Purity tests don't help progress
Once upon a time in the Washington state House of Representatives, D-30th District State Rep. Kristine Reeves was called a "white supremacist" by some of her fellow Democrats.
She received this rather strange criticism after disagreeing on certain policy decisions and thereby failing what is sometimes called the purity test, which determines whether one's beliefs align entirely with their chosen political party.
This is despite the fact that Kristine Reeves is not only an African American woman, but also the first African American woman elected to the state House in 18 years.
Reeves visited a state and local government class here at Highline earlier this week, where she discussed what she does in the state House and shared a little about her road to getting there.
Growing up, her mother was addicted to drugs, which led to Reeves spending 10 years of her life in foster care. She was forced to rely on social services and government subsidies such as food stamps.
These experiences shaped her outlook. They have informed her belief system and subsequent decision-making now that she has reached the House.
For example, she believes in supporting lower-income families with financial aid programs, along with the rights of the middle-class people who make up the majority of tax-payers covering these programs. But she also believes in tax breaks for higher-income people as incentives for business growth, which could perhaps be attributed, at least in part, to her career as an economic developer.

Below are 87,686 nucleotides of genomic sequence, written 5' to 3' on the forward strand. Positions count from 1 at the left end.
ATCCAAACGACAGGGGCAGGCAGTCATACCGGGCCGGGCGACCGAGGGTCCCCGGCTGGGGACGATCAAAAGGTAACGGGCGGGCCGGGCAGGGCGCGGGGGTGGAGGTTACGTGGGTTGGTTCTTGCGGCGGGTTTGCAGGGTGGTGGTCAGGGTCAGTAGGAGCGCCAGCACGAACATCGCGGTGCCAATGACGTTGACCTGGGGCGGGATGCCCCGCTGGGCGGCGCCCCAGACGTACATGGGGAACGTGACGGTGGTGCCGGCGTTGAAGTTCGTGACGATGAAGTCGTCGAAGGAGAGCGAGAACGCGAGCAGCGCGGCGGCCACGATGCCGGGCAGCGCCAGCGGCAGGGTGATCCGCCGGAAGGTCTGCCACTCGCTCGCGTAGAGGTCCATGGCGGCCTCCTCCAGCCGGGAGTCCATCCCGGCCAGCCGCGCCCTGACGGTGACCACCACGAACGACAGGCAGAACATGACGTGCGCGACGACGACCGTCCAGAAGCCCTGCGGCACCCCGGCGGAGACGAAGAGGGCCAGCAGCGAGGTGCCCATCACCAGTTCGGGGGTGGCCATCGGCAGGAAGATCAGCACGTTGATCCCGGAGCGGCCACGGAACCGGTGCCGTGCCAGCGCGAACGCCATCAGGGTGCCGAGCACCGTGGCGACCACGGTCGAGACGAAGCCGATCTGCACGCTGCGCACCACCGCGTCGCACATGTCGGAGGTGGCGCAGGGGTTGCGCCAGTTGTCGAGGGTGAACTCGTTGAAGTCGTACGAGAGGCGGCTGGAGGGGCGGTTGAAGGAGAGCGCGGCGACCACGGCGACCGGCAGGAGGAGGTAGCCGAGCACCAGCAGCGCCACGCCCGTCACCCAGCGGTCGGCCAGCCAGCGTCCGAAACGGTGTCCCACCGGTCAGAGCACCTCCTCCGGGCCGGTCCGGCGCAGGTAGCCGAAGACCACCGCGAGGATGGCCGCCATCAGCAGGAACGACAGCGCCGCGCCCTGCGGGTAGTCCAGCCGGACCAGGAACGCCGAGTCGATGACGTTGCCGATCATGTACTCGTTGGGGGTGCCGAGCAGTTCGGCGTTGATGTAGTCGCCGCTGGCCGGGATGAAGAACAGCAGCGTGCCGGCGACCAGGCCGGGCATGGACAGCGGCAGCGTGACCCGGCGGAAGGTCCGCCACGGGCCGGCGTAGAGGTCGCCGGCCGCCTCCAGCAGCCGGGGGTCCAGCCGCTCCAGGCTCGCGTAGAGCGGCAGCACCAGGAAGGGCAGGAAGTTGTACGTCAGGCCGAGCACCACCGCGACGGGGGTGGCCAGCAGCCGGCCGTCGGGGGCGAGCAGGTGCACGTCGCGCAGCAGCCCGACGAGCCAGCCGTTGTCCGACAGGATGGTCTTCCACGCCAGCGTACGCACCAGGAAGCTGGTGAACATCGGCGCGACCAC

But the latter principle does not pass the Democrat purity test. Pushing for tax breaks is traditionally a Republican effort.
This, along with some of her other slightly right-leaning beliefs, such as her support of the 2nd amendment with significant regulation, earns her some negative criticism among other Democrats.
Consider your own beliefs. Do you pass the purity test for any one political party?
I'd venture to guess that the answer is no.
Most people have relatively nuanced beliefs and principles, and one can only hope that we can all still respect people who might have their own opinions that oppose ours. Likewise, the practice of effective governance is also nuanced, and calls for collaboration between people with diverse worldviews from different walks of life.
But this mutual respect is simply not always found within our government. Democrats in particular are known for "eating their own," according to Reeves.
But she's no pushover, and she seems dedicated to continuing to pursue the issues that matter to her, despite what people around her in either party may think or say.
As I've expressed in this column before, compromise is key in making policy. Democrats, Republicans and everyone in between must collaborate if they ever want to escape this echo chamber mentality and shift their focus to helping us, the people they represent.
Not just the people they want to represent.